The House held a series of votes late Thursday that indicates possible support for a new ground war in Iraq, should that step become necessary to stop a rising terrorist threat in that country.

The rise of Islamic State of Iraq and Syria has raised new questions about whether the U.S. will have to put “boots on the ground” in Iraq again. On Thursday, President Barack Obama said he was sending 300 Special Operations troops to help train the Iraqi military in its fight against ISIS, but stressed that “American combat troops are not going to be fighting in Iraq again.”

President Barack Obama said Thursday that U.S. ground troops won’t be used in Iraq. But the House kept that option alive in a series of votes later that day. (AP Photo/Pablo Martinez Monsivais)

Later in the day, Democrats tried to capitalize on that statement by amending a Defense Department spending bill for fiscal year 2015, to formally prevent the use of ground troops in Iraq. But each one of their amendments failed, a sign that most in the House want to leave open the option of ground troops.

Rep. Barbara Lee (D-Calif.) lead the effort on behalf of Democrats to shut down all possibility of sending the military back to Iraq. Her first amendment would have allowed Obama to send limited forces to Iraq to help with training or protect the U.S. embassy there, but would have blocked all funding for ground troops.

“This amendment would not allow funding for combat operations,” she said. “This is a sectarian war with long-standing roots that were flamed unfortunately when we invaded Iraq in 2003.

“Any lasting solution must be political and take into account respect for the entire Iraqi population.”

But her language was opposed by Rep. Rodney Frelinghuysen (R-N.J.), who said Congress should not be eliminating options for using force in Iraq at this point.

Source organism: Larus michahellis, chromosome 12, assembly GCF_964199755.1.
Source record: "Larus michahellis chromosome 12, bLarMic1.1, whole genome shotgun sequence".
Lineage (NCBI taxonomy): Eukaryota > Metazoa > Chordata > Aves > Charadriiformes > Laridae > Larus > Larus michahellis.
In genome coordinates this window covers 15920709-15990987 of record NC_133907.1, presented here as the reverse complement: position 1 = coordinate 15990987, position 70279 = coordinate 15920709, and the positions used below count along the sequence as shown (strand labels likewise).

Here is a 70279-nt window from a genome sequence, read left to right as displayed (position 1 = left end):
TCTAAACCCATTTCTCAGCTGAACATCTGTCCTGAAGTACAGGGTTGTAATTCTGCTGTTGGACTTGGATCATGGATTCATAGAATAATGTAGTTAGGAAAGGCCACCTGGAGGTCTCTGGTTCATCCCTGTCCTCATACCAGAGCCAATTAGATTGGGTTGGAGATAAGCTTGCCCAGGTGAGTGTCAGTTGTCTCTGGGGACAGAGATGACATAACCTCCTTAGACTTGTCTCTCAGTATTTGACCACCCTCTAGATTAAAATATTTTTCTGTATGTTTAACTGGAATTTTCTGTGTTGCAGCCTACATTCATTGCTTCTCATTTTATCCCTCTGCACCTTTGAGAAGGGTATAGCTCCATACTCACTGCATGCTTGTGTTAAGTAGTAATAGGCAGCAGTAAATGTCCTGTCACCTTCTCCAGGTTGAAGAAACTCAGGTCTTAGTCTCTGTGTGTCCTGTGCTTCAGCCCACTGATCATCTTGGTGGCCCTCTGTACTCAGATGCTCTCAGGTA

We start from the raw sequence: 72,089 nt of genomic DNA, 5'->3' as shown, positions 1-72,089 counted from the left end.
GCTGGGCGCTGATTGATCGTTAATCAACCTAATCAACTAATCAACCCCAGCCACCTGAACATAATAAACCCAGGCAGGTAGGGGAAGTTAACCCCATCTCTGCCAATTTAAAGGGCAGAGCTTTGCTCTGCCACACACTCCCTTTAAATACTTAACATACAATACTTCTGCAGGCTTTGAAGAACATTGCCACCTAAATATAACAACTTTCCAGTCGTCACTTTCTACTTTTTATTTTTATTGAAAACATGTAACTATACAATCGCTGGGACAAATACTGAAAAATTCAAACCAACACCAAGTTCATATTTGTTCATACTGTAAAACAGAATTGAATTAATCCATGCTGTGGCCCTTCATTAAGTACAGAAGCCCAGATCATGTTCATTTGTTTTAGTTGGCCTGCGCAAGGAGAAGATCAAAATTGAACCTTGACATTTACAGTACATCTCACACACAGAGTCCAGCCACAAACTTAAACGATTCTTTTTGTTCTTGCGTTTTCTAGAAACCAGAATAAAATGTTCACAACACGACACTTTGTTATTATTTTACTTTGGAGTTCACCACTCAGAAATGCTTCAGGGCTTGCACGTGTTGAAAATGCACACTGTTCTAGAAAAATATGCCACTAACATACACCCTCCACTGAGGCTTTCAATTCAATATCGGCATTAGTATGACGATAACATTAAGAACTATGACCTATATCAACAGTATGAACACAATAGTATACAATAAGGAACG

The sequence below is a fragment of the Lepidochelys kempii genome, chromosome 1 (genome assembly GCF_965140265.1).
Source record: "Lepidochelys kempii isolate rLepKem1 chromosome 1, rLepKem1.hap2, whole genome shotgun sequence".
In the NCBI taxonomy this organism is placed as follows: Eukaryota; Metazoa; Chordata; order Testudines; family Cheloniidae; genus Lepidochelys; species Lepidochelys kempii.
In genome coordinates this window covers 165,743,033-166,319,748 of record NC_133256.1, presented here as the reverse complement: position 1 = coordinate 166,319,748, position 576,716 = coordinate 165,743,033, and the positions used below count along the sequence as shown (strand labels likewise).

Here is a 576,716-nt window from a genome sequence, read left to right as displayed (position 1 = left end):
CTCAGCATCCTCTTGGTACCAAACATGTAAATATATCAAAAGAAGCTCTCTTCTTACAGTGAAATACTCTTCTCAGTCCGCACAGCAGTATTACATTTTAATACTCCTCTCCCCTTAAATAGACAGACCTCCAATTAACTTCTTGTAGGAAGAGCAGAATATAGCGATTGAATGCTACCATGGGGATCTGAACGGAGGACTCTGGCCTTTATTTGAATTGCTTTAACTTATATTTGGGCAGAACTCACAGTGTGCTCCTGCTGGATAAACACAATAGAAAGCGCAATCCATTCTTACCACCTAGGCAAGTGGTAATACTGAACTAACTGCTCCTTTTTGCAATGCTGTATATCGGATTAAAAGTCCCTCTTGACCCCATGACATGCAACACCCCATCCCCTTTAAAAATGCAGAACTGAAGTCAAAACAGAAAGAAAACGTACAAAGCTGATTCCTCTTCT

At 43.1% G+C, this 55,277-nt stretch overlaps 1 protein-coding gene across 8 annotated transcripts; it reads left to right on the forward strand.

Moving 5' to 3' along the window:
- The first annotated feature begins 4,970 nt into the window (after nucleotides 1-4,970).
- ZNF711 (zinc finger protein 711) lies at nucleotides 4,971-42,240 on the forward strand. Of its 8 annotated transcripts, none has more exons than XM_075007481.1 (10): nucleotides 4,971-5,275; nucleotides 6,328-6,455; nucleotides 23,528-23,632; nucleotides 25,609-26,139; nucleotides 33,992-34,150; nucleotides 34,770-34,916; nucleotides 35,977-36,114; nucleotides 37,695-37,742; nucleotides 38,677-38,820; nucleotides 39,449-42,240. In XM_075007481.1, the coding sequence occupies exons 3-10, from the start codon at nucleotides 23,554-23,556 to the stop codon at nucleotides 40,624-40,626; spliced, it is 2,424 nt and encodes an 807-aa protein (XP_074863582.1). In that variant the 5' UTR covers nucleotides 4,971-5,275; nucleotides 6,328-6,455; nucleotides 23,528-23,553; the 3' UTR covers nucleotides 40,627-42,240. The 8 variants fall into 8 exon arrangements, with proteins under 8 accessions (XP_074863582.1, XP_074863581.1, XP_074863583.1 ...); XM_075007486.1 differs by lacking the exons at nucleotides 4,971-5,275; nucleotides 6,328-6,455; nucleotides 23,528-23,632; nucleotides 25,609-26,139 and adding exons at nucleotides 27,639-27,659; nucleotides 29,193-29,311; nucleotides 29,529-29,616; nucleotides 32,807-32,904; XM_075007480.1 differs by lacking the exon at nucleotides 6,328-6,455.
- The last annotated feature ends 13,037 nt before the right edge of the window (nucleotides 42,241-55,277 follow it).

“This amendment, in my judgment, goes too far in its attempts to tie the U.S. government’s hands, i.e. the commander in chief’s hands, in navigating a complicated situation we face related to threats emanating from Iraq,” he said.

In a late vote, the House agreed with Frelinghuysen, and rejected Lee’s amendment in a 165-250 vote. Only 23 Republicans sided with Lee, while 44 Democrats voted against her proposal.

Lee then offered a proposal to prohibit funds from being used to implement the 2002 Authorization for Use of Military Force Against Iraq. Lee said President Obama has declared the war to be over in Iraq, and that this lingering authorization is no longer needed.

But Frelinghuysen again spoke against her idea, and said the Defense Department spending bill had no money for Iraq operations. “This amendment is an amendment in search of a problem, a problem that doesn’t exist,” he said.

He also argued that the amendment was an attempt to show the U.S. has “washed its hands of Iraq.” In another late vote, Lee’s proposal failed 182-231, and 35 Democrats voted against it.

Lee also proposed language to stop any funds from being used to implement the 2001 Authorization for Use of Military Force, which gives the president the authority to use troops to fight terrorists. But this idea also failed, in a 157-260 vote that saw 52 Democrats in opposition.

In addition to these votes, the House also made clear its opposition to Obama’s decision to release five Guantanamo Bay detainees in exchange for the return of Sgt. Bowe Bergdahl. Rep. Tom Cotton (R-Ark.) offered an amendment preventing any more releases from Guantanamo for one year, giving Congress time to assess the prisoner swap.

Cotton’s language passed 230-184, with the help of 12 Democrats.

A contrary proposal from Rep. Alan Grayson (D-Fla.) would have prevented the U.S. from holding any detainees in Guantanamo for more than 15 years. It was defeated in a voice vote.

The House was on track to pass the huge spending bill on Friday. It would spend $491 billion in fiscal year 2015 on discretionary DOD programs, and $79.4 billion in ongoing war efforts.